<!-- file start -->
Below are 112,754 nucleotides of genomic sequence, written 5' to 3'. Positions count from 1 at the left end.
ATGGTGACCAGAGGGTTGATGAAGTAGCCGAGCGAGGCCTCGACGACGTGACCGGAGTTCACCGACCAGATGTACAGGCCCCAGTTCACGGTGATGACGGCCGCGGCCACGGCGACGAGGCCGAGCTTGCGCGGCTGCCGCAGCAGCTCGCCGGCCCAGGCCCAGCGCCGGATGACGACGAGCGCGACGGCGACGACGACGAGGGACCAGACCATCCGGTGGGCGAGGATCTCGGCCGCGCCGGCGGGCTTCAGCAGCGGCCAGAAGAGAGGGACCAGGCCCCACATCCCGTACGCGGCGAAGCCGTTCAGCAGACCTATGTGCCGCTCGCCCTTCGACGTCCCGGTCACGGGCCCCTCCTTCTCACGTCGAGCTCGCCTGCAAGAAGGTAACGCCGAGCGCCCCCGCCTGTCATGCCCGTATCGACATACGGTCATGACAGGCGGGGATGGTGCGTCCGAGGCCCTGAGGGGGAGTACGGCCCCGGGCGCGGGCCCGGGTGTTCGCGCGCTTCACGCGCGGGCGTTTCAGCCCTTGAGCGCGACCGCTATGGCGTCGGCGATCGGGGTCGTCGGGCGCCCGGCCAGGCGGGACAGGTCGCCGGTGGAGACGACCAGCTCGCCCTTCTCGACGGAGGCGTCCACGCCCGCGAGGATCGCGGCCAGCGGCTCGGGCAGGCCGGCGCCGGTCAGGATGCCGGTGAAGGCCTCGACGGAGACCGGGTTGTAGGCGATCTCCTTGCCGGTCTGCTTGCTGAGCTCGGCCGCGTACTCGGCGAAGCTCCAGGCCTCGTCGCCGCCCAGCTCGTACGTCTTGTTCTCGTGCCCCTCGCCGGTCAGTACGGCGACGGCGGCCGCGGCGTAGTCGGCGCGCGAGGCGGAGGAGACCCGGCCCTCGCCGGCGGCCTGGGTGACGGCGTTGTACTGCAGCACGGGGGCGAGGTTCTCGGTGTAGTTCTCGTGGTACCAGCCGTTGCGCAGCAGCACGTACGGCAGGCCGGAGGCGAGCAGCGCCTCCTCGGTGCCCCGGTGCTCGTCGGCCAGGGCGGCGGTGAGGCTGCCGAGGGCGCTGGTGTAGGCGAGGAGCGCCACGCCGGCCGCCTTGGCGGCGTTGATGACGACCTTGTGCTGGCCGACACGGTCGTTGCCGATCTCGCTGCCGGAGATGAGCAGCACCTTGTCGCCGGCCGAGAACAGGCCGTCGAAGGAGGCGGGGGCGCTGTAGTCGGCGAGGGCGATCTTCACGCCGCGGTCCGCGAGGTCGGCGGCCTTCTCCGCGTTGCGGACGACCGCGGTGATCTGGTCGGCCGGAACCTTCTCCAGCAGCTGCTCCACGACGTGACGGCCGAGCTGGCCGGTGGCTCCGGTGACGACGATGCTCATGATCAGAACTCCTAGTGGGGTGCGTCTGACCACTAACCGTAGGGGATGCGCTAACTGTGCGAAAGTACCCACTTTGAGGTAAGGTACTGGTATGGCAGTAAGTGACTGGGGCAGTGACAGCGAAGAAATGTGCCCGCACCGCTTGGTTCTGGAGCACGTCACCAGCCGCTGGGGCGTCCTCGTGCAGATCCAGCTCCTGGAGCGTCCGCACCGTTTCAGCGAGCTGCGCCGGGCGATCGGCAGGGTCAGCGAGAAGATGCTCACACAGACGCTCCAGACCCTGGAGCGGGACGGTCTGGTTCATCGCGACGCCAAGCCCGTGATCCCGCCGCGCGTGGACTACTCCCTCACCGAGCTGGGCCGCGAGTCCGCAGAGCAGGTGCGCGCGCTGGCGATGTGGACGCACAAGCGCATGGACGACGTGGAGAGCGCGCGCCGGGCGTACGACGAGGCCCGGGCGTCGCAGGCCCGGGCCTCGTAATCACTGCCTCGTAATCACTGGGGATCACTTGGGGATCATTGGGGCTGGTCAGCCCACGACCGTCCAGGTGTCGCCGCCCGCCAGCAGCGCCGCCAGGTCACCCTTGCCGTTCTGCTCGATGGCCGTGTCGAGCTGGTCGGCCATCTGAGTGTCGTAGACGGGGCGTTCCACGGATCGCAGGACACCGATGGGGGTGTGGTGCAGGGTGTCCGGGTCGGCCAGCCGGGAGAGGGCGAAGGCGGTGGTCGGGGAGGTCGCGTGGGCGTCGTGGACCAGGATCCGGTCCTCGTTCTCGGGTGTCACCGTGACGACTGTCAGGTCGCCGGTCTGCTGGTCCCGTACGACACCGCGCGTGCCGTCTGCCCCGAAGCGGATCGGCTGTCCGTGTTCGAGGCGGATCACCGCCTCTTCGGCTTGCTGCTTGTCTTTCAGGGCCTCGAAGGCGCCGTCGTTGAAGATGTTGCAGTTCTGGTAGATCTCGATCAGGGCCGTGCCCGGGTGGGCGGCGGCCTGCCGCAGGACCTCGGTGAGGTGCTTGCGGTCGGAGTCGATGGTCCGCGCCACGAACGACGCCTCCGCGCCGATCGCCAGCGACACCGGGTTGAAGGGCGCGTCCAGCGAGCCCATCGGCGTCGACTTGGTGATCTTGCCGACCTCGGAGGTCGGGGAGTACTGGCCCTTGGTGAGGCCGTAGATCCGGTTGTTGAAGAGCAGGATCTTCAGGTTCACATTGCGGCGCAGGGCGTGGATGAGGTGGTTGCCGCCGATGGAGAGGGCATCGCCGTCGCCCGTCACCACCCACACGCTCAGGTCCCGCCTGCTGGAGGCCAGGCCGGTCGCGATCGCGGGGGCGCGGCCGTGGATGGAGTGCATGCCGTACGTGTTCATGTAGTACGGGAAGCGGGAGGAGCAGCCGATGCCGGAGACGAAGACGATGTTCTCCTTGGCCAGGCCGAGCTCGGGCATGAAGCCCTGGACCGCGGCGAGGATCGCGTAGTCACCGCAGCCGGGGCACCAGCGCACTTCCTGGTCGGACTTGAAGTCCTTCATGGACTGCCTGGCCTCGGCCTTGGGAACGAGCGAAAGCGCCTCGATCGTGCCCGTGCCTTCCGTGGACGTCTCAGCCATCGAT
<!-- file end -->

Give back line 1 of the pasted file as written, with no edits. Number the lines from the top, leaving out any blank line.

Below are 112,754 nucleotides of genomic sequence, written 5' to 3'. Positions count from 1 at the left end.